11,000 year old genomes uncover population history of the Americas

Ancient DNA - skeleton Americas - News

This individual from the site of Los Rieles in Chile is the oldest in the study at ~11,000 years ago.
Photo credit: Bernardita Ladrón de Guevara, 2008

An international team of researchers including an ancient DNA expert from the University of Adelaide have uncovered remarkable details about the population history of Central and South America.

Director of the Australian Centre for Ancient DNA (ACAD) Professor Alan Cooper contributed to the research which was recently published in the journal 'Cell'. The research details how two previously unknown genetic exchanges between North and South America have been revealed.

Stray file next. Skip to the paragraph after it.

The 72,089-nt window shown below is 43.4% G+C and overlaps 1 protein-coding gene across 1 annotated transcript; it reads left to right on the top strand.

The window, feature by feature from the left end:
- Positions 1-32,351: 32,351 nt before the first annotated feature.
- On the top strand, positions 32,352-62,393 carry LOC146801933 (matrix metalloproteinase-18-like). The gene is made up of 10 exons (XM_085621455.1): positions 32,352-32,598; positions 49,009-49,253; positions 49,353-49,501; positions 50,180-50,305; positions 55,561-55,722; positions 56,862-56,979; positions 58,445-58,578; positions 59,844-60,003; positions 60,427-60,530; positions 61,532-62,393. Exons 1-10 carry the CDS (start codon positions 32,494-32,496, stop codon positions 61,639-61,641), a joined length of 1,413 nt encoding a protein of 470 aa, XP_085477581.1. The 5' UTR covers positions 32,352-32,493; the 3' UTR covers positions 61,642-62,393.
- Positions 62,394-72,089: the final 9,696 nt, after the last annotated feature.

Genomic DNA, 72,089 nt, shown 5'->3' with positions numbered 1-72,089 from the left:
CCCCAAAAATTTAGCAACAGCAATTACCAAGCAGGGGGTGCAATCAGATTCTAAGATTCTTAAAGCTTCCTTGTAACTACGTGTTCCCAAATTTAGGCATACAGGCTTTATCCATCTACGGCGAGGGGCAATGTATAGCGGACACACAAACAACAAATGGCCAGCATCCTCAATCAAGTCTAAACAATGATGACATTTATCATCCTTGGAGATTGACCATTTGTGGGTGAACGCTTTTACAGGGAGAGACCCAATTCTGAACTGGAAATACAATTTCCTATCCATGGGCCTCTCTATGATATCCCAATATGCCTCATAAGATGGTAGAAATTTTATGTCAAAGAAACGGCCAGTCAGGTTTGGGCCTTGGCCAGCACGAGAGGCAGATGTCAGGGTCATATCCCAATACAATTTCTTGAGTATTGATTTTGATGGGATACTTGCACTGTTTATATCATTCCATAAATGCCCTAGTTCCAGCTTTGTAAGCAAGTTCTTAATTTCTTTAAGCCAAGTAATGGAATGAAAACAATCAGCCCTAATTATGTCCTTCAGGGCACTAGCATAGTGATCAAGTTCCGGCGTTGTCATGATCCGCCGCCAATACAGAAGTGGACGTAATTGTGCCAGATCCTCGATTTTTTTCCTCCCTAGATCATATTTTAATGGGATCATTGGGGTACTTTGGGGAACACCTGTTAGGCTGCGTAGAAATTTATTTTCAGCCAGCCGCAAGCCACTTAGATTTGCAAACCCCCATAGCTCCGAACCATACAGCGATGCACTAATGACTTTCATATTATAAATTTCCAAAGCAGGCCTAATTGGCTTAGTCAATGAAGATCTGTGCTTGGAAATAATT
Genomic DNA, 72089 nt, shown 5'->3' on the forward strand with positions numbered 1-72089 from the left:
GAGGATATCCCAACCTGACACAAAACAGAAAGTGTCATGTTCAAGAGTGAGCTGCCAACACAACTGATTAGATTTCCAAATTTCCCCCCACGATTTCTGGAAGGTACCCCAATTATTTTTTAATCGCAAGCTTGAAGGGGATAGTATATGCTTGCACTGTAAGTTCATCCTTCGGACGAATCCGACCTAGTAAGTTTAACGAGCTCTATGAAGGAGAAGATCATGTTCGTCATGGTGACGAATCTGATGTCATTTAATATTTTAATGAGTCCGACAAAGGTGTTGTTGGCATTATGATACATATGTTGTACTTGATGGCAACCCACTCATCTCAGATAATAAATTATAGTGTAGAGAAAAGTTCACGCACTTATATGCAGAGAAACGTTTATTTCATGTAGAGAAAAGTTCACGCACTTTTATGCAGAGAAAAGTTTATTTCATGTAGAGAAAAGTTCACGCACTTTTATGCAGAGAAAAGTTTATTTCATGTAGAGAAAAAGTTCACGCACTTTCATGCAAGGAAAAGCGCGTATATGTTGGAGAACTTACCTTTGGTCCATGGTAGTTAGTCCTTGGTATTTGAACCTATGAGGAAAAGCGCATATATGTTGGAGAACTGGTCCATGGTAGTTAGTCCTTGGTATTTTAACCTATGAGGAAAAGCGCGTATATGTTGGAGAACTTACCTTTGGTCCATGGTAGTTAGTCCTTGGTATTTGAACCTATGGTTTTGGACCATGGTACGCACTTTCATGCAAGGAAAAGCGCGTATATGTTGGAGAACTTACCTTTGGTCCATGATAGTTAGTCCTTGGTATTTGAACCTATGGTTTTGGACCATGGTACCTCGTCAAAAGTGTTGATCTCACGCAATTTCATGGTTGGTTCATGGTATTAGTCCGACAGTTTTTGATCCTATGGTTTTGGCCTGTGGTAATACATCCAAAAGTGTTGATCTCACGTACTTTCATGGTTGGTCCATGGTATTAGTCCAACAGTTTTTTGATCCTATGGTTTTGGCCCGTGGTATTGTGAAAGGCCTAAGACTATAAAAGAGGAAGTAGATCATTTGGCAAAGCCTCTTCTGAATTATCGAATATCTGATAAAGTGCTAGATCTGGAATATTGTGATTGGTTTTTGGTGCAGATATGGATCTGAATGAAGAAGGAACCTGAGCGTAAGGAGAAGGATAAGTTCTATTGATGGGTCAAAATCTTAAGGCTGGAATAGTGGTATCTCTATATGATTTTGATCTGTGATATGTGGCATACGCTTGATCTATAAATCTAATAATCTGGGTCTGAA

The genomes of 49 individuals from Central and South Americas were analysed, some as old as 11,000 years,  and compared to modern genomes from the Americas and across the globe.

Buried ancient human remains were analysed after consultation with indigenous communities and government agencies.

Previous to this study, the oldest genomes analysed from this region were 1,000 years old.

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Tagged in Research News, School of Biological Sciences News, Evolutionary Biology News, Australian Centre for Ancient DNA News, Genetics News